Women in Politics: The “Who’s Who” for 2016

WPAC movie night-01The Women’s Programming Advisory Council (WPAC) is hosting a free screening MAKERS: Women in Politics this evening at 5 p.m. in 114 Classroom Building. The episode is part of a PBS series that seeks to highlight influential women in various areas.

In accordance with the theme of this week’s episode, WPAC would like to highlight a few up-and-coming and well-known names of women in the political world. 2016 could be the year we see the first woman elected as President of the United States.

hillary_clintonOf course we can start with the obvious, Hillary Clinton, who is the rumored front-runner for the Democratic nomination for president in 2016. Clinton is a jack’tress’ of all trades. An alumna of Yale Law School, First Lady to 42nd President William ‘Bill’ Clinton, former senator for the state of New York (2001-2009), and former Secretary of State (2009-2013) under President Barack Obama, Clinton brings a plethora of legitimate experience to the table if she pursues the presidential nomination next year. **On a side note, let’s not forget to mention Clinton’s protege and senate seat successor, Sen. Kirsten Gillibrand (D-NY), who is fast making a name for herself in the Democratic party.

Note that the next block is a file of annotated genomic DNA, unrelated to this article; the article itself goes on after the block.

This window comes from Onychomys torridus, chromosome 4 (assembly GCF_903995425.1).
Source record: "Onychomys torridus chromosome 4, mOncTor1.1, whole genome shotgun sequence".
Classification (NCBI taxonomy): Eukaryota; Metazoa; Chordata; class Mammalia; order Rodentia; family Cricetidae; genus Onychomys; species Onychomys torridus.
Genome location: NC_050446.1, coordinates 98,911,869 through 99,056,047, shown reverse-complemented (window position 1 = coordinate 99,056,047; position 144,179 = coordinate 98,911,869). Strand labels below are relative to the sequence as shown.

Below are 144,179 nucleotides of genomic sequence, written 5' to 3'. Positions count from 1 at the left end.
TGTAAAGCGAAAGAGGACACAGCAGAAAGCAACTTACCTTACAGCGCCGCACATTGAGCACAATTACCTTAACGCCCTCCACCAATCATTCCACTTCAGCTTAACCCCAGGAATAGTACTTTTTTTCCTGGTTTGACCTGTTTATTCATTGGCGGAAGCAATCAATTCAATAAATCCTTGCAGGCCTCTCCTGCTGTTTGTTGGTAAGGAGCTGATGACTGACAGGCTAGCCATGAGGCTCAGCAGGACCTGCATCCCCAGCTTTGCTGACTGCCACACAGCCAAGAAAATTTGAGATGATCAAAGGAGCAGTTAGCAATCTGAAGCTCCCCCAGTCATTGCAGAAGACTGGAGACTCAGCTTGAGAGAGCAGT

Elizabeth_Warren_CFPBRight on her heels, is Sen. Elizabeth Warren (D-Mass.), a former Harvard law professor and considered one of the foremost scholars on the issues of the U.S. economy and personal finance. Although, Warren has stated she is not interested in running for the Democratic presidential nomination, many see her as a legitimate contender, especially after her speech about Wall Street and government bailouts on Dec. 12, 2014. Warren is seen as a woman who works for the working class and was instrumental in the formation of the Consumer Financial Protection Bureau. If a presidential run isn’t in her future, we can still expect to hear more from her over the next election season.

220px-Kelly_Ayotte,_Official_Portrait,_112th_Congress_2Not to leave the Republican party out, Sen. Kelly Ayotte (R-N.H) has been generating buzz about her involvement on a presidential ticket since she was considered as a potential vice-presidential candidate on the 2012 Romney presidential campaign. Ayote has established a strong and firm opinion on core conservative issues that have been key talking points in the Republican party as of late. With prior experience in public and private law and as attorney general of New Hampshire (2004-2009), the junior senator is now making a name for herself in Congress.